The Palisade is a Hyundai, and it sells for $108,000. 

These two facts are a great talking point for everyone I meet or ferry around in the seven-seater SUV, and an indicator of the gradual move upmarket by the Korean carmaker.

Where Toyota needed to create Lexus to move into the high-margin luxury category, Hyundai plans on just making better and better cars and then selling them for more money.

As a statement of intent, the Palisade is shot across the bows of Audi, BMW and Mercedes-Benz, but it’s not a direct winning hit.

The Palisade is targeted at people who want a big vehicle but don’t necessarily need the trappings of a mega 4WD SUV. I borrowed the turbo-charged 2.2-litre Limited variant for nearly two weeks – after liking it so much, I was allowed to keep it over Easter. 

To drive, it doesn’t feel like a giant beast of a thing. It is surprisingly agile and steers really well. 

It has all of the features you’d expect in a $100k plus car – auto lane assist, 360-degree cameras, adaptive cruise control and an excellent assisted-driving (self-steering) mode. 

Indicating for a lane change switches the dashboard screen to show a view from the rear-vision-mirror camera, eliminating any blind spot. This is a feature for the Limited, which is my pick of the range. The 3.8-litre 2WD petrol variant is over-powered and I wouldn’t want to shell out $99,990 for it. 

Acceleration is excellent and the car seems to want to stick to the speed limit, rather than pushing you faster and faster.

It is a very fine vehicle – great to drive, super economical on the gas and with all of the features you’d expect. But to be considered part of the luxury segment, there are a few things to address. 

The adaptive cruise control is based on maps rather than reading speed signs, so it will not pick up on road works or recent changes, and a speed-camera warning was wrong more often than it was right. 

Where Hyundai may see an advantage over the German marques is the more, shall we say, humble nature of its brand and the expectation of who might drive it. 

Hyundai has done a huge amount of thinking about the car’s interior. The middle row is configured with two seats identical to the driver’s seat, creating a great ride experience for rear passengers. As well, the heating can be tailored to each of the three rows. (An intercom system in the back row would make it slightly easier to communicate with people sitting there.)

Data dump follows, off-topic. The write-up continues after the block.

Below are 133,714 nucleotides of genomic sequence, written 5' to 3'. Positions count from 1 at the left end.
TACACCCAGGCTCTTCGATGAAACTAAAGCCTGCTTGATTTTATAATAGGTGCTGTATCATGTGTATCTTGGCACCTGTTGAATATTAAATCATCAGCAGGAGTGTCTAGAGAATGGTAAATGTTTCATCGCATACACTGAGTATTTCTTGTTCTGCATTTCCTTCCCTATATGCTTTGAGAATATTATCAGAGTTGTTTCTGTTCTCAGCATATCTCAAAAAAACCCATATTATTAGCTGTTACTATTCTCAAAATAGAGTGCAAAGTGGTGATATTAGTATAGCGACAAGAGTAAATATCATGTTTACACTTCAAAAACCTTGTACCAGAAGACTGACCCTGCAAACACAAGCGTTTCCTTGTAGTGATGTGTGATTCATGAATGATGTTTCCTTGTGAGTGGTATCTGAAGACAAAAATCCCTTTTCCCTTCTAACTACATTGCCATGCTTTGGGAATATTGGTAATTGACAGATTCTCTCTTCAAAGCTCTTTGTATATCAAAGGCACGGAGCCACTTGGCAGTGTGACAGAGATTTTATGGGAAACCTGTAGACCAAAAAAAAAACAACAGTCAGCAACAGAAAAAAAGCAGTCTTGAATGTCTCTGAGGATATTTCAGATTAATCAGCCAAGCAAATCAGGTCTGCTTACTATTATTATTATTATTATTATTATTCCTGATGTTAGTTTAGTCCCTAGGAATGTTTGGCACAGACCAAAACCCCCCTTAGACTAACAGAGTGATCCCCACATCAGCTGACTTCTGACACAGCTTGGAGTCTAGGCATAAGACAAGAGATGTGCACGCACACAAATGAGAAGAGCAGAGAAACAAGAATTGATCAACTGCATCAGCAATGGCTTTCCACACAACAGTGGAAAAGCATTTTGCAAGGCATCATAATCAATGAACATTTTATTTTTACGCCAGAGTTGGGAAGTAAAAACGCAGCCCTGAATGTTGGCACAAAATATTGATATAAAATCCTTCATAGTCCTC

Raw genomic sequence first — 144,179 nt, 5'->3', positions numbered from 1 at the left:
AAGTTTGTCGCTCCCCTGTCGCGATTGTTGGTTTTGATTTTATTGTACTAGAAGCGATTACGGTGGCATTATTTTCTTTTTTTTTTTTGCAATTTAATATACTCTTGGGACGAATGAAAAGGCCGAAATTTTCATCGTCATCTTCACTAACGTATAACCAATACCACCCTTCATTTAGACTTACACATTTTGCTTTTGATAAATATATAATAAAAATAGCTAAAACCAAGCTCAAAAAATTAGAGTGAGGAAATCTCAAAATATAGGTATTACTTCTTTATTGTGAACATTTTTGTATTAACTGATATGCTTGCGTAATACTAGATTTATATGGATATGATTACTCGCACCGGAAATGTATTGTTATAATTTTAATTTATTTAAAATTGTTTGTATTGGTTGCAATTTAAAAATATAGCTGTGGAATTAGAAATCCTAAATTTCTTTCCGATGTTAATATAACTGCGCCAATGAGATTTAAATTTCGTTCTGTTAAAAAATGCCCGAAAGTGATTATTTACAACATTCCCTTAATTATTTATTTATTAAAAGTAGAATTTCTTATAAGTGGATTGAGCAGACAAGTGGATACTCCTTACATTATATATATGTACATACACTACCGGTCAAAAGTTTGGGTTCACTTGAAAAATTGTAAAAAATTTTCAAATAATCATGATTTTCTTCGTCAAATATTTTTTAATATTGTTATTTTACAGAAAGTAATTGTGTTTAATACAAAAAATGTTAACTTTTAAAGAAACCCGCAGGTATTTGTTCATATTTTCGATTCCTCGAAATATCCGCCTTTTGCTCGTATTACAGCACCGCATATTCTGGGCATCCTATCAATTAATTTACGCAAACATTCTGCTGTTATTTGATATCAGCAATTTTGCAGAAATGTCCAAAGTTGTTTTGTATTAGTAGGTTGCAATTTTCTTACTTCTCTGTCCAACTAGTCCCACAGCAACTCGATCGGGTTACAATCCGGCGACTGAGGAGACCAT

But I don’t find the Hyundai dashboard interface particularly intuitive – it is a long way behind the German carmakers. I never quite master the radio (yes, really) and there are just too many buttons when dials might have worked better. The whole heater set-up could take a good lesson from the new VW Golf 8 with its touch sliders.

The model I borrow has plastic “wood panelling” which just looks like it belongs on an entry-level vehicle. Contrast that with the black gloss of an Audi or BMW and you really start to question the brand values.

Power sockets are everywhere, with seven USB points, wireless charging up front and several 12-volt charging ports, too.

The automatic rear door took a little getting used to. In particular, it will open if you stand behind the car for three seconds with the key in your pocket. This first happened after I got out of the car and was waiting to cross the road, which was slightly unnerving. 

But when a bunch of friends came to stay over Easter, the Palisade more than proved itself as a fantastic people mover.

Walt liked the middle-row captain’s seats with built-in heating and cooling. 

Eras wanted to understand why Hyundai thinks it can compete in the $100k luxury SUV category, and Mary just reckoned the car is stupid because she couldn’t work the radio. 

Such are the issues carmakers must overcome.

The Palisade is not a 4WD Toyota Highlander or BMW X5 or X7 tow vehicle, and it doesn’t pretend to be. But the all-wheel drive was handy on both Baylys Beach near Dargaville, where we stopped for a picnic, and at Kai Iwi Lakes, where we stopped to complain about the number of other people who got there first.

The roof has two independently operated sunroofs, rather than the glass roof of some competitors. I suspect future models will get this, too. 

The Palisade has multiple drive modes split between general road use and difficult terrain. Other than flicking it into Sand mode at the beach, I keep it in Smart mode the whole time, and then it decides on eco/comfort/sport based on conditions and how I am driving. 

After a day of ferrying folk around Northland, I was pleasantly refreshed, which I put down to good seats and the driving assistant that is helpful, rather than forceful. 

I was also really impressed with its fuel efficiency; its average of 7.8 litres per 100km is stunning for a two-tonne seven-seater with four adults in it. (Maybe I drive like a granny. When I got the car, the previous driver had been averaging 13.6 litres per 100km, so god knows what they were up to.)

The Palisade tackles everything I can throw at it, even our muddy driveway, and a highlight was driving past the bogan who’d been doing burnouts on Baylys Beach and then got himself and his Ford Fairlane stuck as the incoming tide started to lap at his wheels. 

Once you get up to $100,000-plus, you’d need to seriously put the Palisade against the Audi Q7 ($130k) or go with a smaller seven-seater like the superb-looking Mercedes-Benz GLB 250 4Matic, which is $94,000 with 164kW of power and everything else Mercedes throws at it. (Speccing it to the same level as the Palisade does push the price above the Hyundai, however.)

I can imagine the Palisade appealing to large families and corporate transfer firms, where it is a big step up from anything else on offer, with its optional mid-row captain’s seats, numerous power sockets and adaptable air con.